Cyberpunk 2077 - Gunplay

I was fashionably late to the Cyberpunk 2077 party. Like much of the gaming world, I was actually looking forward to it, but as the launch approached, I was seeing a lot of red flags and it started to seem like waiting might be the right call. Not only was the game getting a ton of bad press, but Half-Glass Gaming’s Julian had some struggles with it that made me hesitant to jump in.

And then there was the fact that CD Projekt Red was holding back their console review codes, which is generally a pretty abysmal sign that a game is going to bomb. So I decided I would skip Cyberpunk 2077, at least for the time being.

And then, more than a year later, I found a PS5 review code in my inbox. This happened in February of 2022 to coincide with the release of the game’s 1.5 patch, which seems like the point where the game had turned a corner — it wasn’t perfect, but enough of the early issues had been ironed out that it was finally playable. In fact, it was more than playable; it was actually pretty dang good at that point. I spent maybe 30 hours with it and found a whole lot to enjoy.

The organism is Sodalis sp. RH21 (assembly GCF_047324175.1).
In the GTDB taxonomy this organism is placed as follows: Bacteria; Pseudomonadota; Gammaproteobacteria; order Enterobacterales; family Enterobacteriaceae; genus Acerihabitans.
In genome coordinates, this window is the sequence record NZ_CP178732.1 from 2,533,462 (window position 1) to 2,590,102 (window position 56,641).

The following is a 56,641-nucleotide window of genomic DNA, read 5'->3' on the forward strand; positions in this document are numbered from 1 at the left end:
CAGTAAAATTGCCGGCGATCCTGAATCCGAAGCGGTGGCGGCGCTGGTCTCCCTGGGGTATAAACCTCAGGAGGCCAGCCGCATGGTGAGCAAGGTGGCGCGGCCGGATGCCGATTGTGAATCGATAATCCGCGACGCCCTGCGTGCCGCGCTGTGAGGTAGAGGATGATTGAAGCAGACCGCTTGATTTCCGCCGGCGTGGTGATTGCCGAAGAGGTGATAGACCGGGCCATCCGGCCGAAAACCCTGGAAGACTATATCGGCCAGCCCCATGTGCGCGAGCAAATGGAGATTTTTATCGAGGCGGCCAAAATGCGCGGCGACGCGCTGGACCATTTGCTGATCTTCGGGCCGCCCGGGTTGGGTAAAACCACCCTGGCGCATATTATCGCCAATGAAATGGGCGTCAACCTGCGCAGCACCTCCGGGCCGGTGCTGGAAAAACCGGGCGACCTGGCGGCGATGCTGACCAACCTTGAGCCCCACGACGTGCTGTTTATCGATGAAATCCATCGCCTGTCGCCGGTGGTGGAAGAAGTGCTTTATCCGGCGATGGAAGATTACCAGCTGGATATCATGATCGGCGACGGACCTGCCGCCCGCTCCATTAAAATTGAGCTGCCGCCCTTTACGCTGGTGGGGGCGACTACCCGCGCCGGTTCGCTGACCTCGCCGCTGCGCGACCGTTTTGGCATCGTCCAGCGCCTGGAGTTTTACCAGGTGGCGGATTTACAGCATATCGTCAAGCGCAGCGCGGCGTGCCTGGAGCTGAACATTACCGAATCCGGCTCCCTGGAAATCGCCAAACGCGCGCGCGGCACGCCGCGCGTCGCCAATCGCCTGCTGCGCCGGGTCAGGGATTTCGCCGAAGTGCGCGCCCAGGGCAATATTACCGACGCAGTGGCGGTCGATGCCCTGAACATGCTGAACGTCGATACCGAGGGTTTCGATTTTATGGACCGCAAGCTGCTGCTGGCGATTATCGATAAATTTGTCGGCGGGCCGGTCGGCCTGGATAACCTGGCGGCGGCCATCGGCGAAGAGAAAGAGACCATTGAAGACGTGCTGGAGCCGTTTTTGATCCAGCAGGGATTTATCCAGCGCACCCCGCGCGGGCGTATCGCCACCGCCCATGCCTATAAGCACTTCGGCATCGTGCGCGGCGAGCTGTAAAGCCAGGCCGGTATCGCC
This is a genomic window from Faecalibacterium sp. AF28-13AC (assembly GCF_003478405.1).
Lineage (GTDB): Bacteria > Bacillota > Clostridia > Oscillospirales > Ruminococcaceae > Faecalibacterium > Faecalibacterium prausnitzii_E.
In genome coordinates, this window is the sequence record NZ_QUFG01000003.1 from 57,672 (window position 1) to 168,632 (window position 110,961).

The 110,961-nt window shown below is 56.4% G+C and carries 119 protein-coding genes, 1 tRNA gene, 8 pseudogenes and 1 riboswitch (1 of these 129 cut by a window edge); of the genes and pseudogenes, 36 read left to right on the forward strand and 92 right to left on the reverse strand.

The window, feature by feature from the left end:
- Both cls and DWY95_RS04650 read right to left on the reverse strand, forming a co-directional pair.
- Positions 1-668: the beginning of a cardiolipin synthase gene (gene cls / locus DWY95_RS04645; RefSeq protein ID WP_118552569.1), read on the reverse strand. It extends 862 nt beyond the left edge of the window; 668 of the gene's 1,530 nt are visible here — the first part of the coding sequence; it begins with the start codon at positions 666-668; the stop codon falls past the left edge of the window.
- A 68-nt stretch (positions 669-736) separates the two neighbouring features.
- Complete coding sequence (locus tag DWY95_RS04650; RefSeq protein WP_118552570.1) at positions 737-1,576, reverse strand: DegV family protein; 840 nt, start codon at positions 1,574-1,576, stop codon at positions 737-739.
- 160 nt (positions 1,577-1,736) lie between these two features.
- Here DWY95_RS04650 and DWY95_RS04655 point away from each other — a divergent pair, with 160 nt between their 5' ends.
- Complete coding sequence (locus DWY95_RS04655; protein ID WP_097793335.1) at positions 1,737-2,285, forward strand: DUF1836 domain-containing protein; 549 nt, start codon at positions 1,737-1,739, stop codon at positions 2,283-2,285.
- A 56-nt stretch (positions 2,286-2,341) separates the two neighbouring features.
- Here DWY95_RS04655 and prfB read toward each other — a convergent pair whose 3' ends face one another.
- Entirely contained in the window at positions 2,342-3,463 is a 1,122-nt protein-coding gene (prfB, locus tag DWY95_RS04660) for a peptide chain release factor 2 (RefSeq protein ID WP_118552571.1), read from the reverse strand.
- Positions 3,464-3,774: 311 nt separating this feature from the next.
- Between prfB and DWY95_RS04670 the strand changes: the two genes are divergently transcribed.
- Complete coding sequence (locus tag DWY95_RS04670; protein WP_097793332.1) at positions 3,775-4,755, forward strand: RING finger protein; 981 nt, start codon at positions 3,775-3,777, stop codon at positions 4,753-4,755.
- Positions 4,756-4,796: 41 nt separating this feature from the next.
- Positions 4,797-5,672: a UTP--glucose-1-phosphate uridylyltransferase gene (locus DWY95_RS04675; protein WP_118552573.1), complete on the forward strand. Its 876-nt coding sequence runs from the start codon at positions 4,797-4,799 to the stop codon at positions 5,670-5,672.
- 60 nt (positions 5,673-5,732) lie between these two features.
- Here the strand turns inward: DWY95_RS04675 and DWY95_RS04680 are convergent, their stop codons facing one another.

With the recent launch of the Edgerunners update (or patch 1.6), I decided to return to Night City and tool around a bit. Once again, I found myself completely sucked into this universe. But this time, I noticed something that I had missed before: The gunplay feels excellent.

I don’t know if this is something that CD Projekt Red worked on improving since February, or if mid-game weapons just feel better than early-game weapons. Or maybe nothing changed and I just didn’t notice this before. (This Kotaku article implies that this would have changed with the 1.5 update.) But either way, gunplay feels genuinely great.

Cyberpunk 2077 - Gunplay

Part of this is the haptic feedback of the PS5’s DualSense controller, which adjusts the tension of the trigger buttons based on in-game context. There’s a little bit of resistance when you pull the trigger, making it feel a little more like pulling an actual trigger (obviously, it’s not exact, but it does help with the immersion factor). And whenever you fire a gun, that tension snaps tight for a split second to create the illusion of kickback.

But aside from that, the aim feels super precise, the little X that marks successful hits feels really nice, and response time feels almost instantaneous. While it’s not as buttery smooth as, say, EA’s Battlefield games (which might have the smoothest gunplay in modern gaming), this feels absolutely great to play.

And I’m really enjoying Smart Weapons, which automatically lock onto enemies and allow you to just keep firing without having to aim. It’s kind of ridiculous, but also kind of awesome.

So my return to Cyberpunk 2077 has been a welcome one, and I look forward to the game’s first expansion. It does look like this game has a bright (neon-lit) future ahead of it.

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